Implementation of #pragma STDC FENV_ACCESS raises a problem: what to do if a function is called inside a region where FP environment differs from the default? If the function expects default FP mode it may work incorrectly in such case.
The C2x standard draft (http://www.open-std.org/jtc1/sc22/wg14/www/docs/n2454.pdf) states (7.6p4):
Certain programming conventions support the intended model of use for the dynamic floating-point environment:*)
— a function call does not alter its caller’s floating-point control modes, clear its caller’s floating point status flags, nor depend on the state of its caller’s floating-point status flags unless the function is so documented;
— a function call is assumed to require default floating-point control modes, unless its documentation promises otherwise;
— a function call is assumed to have the potential for raising floating-point exceptions, unless its documentation promises otherwise.
*) With these conventions, a programmer can safely assume default floating-point control modes (or be unaware of them). The responsibilities associated with accessing the floating-point environment fall on the programmer or program that does so explicitly.
It looks like that the standard requires to call functions in default FP mode, so inside a block where #pragma STDC FENV_ACCESS acts, each function call should be converted into sequence:
- store FP state,
- set default FP state,
- call the function,
- restore FP state.
These save/restore instructions could be inserted by compiler. This could be the safest solution but it complicates implementation and may impact performance. There is also another viewpoint: it is user responsibility to provide necessary environment and save/restore operations must be inserted manually.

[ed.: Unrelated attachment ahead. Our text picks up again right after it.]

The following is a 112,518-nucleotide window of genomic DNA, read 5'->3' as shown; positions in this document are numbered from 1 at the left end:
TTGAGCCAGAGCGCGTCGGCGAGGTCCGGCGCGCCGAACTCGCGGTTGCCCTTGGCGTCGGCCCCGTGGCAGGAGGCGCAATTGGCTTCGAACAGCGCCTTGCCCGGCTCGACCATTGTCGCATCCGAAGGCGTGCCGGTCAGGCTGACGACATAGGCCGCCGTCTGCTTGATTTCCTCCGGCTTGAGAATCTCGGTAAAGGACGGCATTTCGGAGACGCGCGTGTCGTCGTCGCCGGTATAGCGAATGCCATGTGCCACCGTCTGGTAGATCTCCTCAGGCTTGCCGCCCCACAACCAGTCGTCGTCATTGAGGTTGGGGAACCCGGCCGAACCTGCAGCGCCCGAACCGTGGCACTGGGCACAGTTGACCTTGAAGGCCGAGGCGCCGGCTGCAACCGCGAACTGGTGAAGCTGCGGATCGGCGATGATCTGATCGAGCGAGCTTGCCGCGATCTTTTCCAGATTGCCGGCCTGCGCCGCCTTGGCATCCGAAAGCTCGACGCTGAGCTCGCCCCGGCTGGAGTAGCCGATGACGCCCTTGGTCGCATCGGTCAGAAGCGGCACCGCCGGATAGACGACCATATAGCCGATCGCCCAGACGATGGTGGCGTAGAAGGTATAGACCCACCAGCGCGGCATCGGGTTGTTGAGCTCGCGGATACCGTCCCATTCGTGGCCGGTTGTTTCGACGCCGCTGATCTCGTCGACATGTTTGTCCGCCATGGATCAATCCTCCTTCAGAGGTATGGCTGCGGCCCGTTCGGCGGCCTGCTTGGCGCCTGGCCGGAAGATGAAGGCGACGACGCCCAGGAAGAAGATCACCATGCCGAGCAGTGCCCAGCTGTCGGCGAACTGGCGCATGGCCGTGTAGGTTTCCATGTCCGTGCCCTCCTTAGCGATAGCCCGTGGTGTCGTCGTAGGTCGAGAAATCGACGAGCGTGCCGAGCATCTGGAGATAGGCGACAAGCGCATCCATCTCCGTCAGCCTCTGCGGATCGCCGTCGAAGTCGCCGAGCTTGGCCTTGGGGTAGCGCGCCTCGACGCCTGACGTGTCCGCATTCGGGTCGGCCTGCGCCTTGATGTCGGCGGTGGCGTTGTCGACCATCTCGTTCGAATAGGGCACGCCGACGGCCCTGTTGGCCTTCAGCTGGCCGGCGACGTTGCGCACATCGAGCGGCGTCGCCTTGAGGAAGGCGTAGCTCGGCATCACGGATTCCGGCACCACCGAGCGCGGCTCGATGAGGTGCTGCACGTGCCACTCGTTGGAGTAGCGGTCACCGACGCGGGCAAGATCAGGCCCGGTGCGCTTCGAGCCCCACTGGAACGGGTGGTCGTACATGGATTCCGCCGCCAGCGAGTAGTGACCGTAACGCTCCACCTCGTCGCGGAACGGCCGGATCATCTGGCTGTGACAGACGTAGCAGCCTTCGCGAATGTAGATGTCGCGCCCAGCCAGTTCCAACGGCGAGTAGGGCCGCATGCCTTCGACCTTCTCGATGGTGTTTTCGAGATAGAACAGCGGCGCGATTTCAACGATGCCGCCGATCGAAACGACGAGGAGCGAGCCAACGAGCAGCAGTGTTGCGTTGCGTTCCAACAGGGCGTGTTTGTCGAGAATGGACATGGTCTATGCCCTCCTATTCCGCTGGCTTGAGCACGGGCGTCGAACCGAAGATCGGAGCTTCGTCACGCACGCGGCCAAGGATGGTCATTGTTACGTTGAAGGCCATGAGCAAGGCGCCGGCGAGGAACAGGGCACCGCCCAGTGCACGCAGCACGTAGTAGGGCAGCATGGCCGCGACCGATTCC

Choosing the proper way we need to take into account:
- generally it is hard for a user to be sure that a function do not depend on FP environment. Functions that apparently do not use FP numbers (like addition to hash table) may actually involve FP operations internally.
- function inlining occurs in IR level and the chosen solution may potentially affect semantics of other languages (maybe Fortran?).
So the first question is: should the compiler set default FP state prior to function calls?
The next question is: should the compiler support some frontend attribute to mark functions that do not require default FP mode? These are functions that:
- do not involve FP operations,
- work correctly in any FP mode,
- expects particular FP mode,
- modifies FP mode,
- probably something else.
For such functions compiler would not generate save/restore operations. We also could have several attributes if we need to distinguish between these cases.